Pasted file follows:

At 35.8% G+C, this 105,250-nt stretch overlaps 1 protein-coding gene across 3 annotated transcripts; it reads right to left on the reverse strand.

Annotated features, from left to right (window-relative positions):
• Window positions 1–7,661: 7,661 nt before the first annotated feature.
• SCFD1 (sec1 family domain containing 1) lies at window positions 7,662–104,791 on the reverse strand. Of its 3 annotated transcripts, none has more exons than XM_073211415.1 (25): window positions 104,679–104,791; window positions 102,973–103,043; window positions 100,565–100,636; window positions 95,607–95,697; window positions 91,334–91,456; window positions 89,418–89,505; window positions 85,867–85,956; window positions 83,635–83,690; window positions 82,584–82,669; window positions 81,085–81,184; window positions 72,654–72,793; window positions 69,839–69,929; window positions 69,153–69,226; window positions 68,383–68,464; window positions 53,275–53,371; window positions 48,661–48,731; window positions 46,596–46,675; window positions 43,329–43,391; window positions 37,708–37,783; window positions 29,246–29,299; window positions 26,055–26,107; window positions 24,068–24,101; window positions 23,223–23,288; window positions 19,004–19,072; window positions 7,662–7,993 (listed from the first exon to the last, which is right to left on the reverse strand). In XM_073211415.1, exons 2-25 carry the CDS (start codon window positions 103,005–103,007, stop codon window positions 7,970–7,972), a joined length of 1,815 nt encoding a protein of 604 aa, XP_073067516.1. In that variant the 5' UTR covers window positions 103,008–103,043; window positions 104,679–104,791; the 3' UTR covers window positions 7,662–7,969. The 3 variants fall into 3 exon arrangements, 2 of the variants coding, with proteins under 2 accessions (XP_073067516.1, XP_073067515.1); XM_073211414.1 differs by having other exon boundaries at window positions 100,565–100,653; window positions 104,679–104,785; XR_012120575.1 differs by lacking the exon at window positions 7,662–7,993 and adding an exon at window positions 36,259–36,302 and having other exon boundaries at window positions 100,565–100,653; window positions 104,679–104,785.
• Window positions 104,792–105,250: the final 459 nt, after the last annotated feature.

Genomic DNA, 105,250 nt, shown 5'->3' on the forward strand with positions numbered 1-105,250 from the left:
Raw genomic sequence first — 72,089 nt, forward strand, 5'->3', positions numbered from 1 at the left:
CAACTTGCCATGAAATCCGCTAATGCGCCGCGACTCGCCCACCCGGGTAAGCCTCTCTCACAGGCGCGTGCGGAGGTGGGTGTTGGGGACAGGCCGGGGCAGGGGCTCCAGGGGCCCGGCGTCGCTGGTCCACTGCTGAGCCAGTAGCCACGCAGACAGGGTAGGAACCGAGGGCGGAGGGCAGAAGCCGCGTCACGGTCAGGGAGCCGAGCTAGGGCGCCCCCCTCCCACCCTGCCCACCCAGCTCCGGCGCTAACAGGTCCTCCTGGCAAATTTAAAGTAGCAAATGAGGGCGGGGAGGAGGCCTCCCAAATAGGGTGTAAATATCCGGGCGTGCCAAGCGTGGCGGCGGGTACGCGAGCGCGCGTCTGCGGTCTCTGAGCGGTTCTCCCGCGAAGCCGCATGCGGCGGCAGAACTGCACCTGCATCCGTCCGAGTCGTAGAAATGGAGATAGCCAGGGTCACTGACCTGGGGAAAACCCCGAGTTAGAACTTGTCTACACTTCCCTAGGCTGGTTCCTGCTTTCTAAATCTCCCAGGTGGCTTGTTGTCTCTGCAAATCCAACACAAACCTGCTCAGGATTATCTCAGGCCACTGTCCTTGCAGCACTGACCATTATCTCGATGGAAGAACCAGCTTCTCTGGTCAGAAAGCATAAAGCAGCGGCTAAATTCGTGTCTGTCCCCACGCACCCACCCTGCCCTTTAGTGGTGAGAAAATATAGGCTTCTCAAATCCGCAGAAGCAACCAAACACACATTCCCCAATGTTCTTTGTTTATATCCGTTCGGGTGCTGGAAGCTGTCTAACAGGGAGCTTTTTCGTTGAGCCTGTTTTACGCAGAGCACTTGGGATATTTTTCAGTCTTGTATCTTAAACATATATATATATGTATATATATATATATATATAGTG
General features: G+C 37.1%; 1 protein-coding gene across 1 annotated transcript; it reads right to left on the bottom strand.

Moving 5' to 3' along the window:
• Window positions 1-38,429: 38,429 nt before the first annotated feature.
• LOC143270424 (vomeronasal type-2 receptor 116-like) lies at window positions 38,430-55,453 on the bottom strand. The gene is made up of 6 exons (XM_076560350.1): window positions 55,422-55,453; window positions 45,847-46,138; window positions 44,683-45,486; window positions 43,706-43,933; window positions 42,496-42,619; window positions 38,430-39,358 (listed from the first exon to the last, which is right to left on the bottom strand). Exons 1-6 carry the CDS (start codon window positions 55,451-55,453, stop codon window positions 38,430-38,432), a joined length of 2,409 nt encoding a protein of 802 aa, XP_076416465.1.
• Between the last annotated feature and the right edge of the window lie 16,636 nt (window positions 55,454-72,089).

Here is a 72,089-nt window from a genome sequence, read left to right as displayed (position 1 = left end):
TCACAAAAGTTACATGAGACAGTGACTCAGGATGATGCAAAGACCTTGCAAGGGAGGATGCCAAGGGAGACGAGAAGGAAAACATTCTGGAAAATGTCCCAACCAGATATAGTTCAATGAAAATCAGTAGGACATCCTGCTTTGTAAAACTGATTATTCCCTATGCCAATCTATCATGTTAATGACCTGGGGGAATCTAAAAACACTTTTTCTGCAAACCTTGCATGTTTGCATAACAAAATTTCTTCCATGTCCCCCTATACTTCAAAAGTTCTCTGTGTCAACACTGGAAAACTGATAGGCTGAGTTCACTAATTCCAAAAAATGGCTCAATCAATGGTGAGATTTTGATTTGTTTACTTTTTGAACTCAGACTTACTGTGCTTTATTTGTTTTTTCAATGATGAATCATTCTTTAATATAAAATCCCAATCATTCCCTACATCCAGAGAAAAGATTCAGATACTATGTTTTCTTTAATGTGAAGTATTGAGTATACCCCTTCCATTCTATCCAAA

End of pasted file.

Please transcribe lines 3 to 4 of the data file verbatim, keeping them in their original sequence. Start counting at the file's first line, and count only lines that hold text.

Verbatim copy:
• Window positions 1–7,661: 7,661 nt before the first annotated feature.
• SCFD1 (sec1 family domain containing 1) lies at window positions 7,662–104,791 on the reverse strand. Of its 3 annotated transcripts, none has more exons than XM_073211415.1 (25): window positions 104,679–104,791; window positions 102,973–103,043; window positions 100,565–100,636; window positions 95,607–95,697; window positions 91,334–91,456; window positions 89,418–89,505; window positions 85,867–85,956; window positions 83,635–83,690; window positions 82,584–82,669; window positions 81,085–81,184; window positions 72,654–72,793; window positions 69,839–69,929; window positions 69,153–69,226; window positions 68,383–68,464; window positions 53,275–53,371; window positions 48,661–48,731; window positions 46,596–46,675; window positions 43,329–43,391; window positions 37,708–37,783; window positions 29,246–29,299; window positions 26,055–26,107; window positions 24,068–24,101; window positions 23,223–23,288; window positions 19,004–19,072; window positions 7,662–7,993 (listed from the first exon to the last, which is right to left on the reverse strand). In XM_073211415.1, exons 2-25 carry the CDS (start codon window positions 103,005–103,007, stop codon window positions 7,970–7,972), a joined length of 1,815 nt encoding a protein of 604 aa, XP_073067516.1. In that variant the 5' UTR covers window positions 103,008–103,043; window positions 104,679–104,791; the 3' UTR covers window positions 7,662–7,969. The 3 variants fall into 3 exon arrangements, 2 of the variants coding, with proteins under 2 accessions (XP_073067516.1, XP_073067515.1); XM_073211414.1 differs by having other exon boundaries at window positions 100,565–100,653; window positions 104,679–104,785; XR_012120575.1 differs by lacking the exon at window positions 7,662–7,993 and adding an exon at window positions 36,259–36,302 and having other exon boundaries at window positions 100,565–100,653; window positions 104,679–104,785.